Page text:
Zack Moore, state epidemiologist in North Carolina, can’t say how many people in the state have COVID-19. He knows how many people test positive for the coronavirus each day, and how many people are in the hospitals across the state, and how many people go to the emergency room with an illness that could be COVID-19. None of those numbers alone pins down how many people are infected. But together, they help sketch an outline of the pandemic.
“It’s never about one single data source. Every source of data is helpful, but they all have their own limitations. So it’s about using them together,” he says.
There’s no way for public health experts to actually count every single person who has any illness at a given time, even well-known illnesses like the flu. Instead, they combine different sources of data to make the best-possible estimate of what disease outbreaks look like. The goal is to understand the virus well enough to make those estimates as accurate as possible.
“People think we know how many people had the flu every year, and we don’t,” Moore says. “We have to use these surveillance tools and indirect measures to get a full understanding.”
Public health officials are measuring the COVID-19 pandemic in a handful of ways. The number of positive test results is an important one, says John Brownstein, an infectious disease epidemiologist and chief innovation officer at Boston Children’s Hospital. “That data is incredibly valuable, because it’s confirmed illnesses,” he says. But it’s an imperfect tool because most communities in the United States don’t have enough tests available to test everyone who feels sick.
Because everyone who’s sick won’t get a test, experts also look to data collected by hospitals on the people who show up to an emergency room with symptoms of COVID-19. Those measurements also have limitations because many people who have these symptoms might just have the flu or another type of respiratory disease. This approach also misses people who may feel sick but don’t feel sick enough to go to the hospital.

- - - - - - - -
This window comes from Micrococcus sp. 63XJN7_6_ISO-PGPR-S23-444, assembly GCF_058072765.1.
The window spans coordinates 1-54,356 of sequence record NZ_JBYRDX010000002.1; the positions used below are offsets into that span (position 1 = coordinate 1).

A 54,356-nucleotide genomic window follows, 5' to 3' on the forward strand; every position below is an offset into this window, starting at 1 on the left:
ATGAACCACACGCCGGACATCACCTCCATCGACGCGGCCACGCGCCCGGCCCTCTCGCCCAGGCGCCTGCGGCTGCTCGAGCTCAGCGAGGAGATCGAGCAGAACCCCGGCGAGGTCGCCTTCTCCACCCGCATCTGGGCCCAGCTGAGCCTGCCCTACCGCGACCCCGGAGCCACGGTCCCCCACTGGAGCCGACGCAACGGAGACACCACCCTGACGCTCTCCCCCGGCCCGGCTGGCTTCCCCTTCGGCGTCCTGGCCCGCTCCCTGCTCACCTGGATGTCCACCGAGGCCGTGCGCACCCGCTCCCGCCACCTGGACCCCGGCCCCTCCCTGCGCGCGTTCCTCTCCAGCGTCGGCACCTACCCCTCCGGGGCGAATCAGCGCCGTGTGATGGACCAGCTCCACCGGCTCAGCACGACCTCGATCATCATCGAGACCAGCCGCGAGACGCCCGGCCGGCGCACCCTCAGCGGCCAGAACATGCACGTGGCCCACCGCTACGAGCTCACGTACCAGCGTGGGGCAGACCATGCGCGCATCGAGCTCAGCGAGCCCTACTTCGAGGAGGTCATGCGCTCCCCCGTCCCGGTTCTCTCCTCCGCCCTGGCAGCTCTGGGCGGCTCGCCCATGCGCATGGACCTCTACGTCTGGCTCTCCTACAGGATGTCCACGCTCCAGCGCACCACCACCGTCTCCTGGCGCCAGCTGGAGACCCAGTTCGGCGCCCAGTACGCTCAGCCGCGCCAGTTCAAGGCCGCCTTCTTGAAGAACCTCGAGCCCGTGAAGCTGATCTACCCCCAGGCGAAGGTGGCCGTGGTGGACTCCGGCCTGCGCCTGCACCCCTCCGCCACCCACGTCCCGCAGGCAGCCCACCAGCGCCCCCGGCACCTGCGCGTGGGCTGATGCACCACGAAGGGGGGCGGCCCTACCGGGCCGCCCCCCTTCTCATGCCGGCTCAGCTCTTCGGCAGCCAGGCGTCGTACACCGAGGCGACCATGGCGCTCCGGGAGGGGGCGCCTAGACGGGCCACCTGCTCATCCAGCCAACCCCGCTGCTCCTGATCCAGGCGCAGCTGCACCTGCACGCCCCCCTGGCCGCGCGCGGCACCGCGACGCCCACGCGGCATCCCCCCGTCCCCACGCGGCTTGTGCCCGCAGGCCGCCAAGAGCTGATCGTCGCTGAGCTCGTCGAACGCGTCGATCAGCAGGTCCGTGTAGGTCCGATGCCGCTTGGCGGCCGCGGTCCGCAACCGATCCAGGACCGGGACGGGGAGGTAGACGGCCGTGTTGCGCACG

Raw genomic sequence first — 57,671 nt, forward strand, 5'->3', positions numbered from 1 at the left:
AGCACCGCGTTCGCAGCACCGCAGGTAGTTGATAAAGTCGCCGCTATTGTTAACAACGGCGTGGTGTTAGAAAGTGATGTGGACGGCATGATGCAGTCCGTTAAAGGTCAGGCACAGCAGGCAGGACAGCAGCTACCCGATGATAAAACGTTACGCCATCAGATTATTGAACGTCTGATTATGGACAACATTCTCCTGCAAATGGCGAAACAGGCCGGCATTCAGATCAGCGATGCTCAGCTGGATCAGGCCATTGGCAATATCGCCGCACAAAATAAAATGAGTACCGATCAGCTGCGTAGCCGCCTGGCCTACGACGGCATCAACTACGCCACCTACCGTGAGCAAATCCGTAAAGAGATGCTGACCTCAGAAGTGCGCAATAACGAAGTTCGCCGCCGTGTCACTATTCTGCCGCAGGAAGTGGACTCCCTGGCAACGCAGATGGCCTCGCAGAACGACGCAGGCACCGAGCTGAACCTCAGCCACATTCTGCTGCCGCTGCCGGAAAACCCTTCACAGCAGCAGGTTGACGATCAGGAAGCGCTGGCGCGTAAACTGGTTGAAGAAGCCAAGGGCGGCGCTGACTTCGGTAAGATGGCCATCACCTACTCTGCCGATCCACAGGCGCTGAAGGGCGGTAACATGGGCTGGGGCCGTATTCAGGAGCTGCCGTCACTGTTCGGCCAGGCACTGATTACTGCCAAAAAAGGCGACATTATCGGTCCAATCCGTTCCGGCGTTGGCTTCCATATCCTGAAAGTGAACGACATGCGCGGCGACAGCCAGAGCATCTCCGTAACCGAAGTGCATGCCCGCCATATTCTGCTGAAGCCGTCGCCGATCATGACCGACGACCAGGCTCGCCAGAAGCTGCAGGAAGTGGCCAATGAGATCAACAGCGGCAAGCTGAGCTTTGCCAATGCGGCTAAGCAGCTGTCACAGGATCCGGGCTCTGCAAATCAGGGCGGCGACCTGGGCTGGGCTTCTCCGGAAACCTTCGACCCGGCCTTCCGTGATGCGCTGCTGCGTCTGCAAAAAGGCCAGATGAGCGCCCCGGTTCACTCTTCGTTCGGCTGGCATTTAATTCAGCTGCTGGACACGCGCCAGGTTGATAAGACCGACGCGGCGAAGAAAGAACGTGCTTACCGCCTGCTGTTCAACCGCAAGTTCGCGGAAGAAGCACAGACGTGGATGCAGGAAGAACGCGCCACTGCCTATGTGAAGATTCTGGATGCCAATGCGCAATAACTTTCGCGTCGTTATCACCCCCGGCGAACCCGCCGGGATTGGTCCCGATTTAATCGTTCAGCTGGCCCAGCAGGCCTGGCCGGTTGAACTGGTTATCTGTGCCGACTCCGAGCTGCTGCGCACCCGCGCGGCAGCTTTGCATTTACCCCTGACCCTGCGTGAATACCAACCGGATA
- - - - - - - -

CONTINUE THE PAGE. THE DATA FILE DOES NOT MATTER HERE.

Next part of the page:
Zooming out even further, some researchers (including Brownstein) have developed programs that ask people to report how they’re feeling each day. They hope that the data will help reveal hotspots where people are starting to feel sick but aren’t getting tested for COVID-19 yet. Another big-picture strategy is measuring levels of the coronavirus in sewage to predict how many people in a community are infected. Antibody tests, which can check if someone was exposed to the virus in the past, are also critical tools. They can help find people who never felt sick and so wouldn’t be caught by any of the surveillance methods that screen for symptoms.
“We’re constantly trying to bring together different pieces of information, and it all provides a different lens on an outbreak,” Brownstein says.
In North Carolina, Moore looks at all of their data sources daily and weekly and focuses on the trends in that data. If the number of people coming to the emergency room with symptoms of COVID-19 is going down, but the hospitalization rate and number of positive test results are still going up, it might just mean that people are avoiding the emergency room — not that fewer people are sick. “It has to be viewed in the bigger context,” he says. “The trends are what we’re focused on, because that’s what helps us in terms of making decisions about control measures.”
Moore says they’re looking closely at the surveillance tools they’re not already using to see what might be a useful addition to their data sets. “We want to understand whether they’re really value added,” he says. “We don’t want to create more noise — surveillance can already be confusing enough.”
Ongoing research on the virus and how it spreads also help experts figure out the best way to interpret the data they’re collecting. Studies that collect blood samples to test for antibodies in segments of the population, for example, will help identify the percentage of people who catch the coronavirus without ever feeling sick. With that data, public health officials will be able to more accurately estimate the number of people who actually have the virus using the information they gather on people who report symptoms. Moore says he uses an iceberg metaphor: “What we can see is the people who come out and seek medical care. The part under the water is the people who don’t, who we need to learn more about.”
With well-known diseases, public health experts can look at the number of confirmed cases and predict how many cases went undetected. “When we see a single case of hepatitis C, I can tell you pretty confidently that there were 14 other people who probably also had it and weren’t identified,” Moore says. “We’re trying to get that level of understanding for COVID-19.”
Brownstein thinks we’re getting closer. “The further this goes on, the more we’ll be able to get a better estimate.”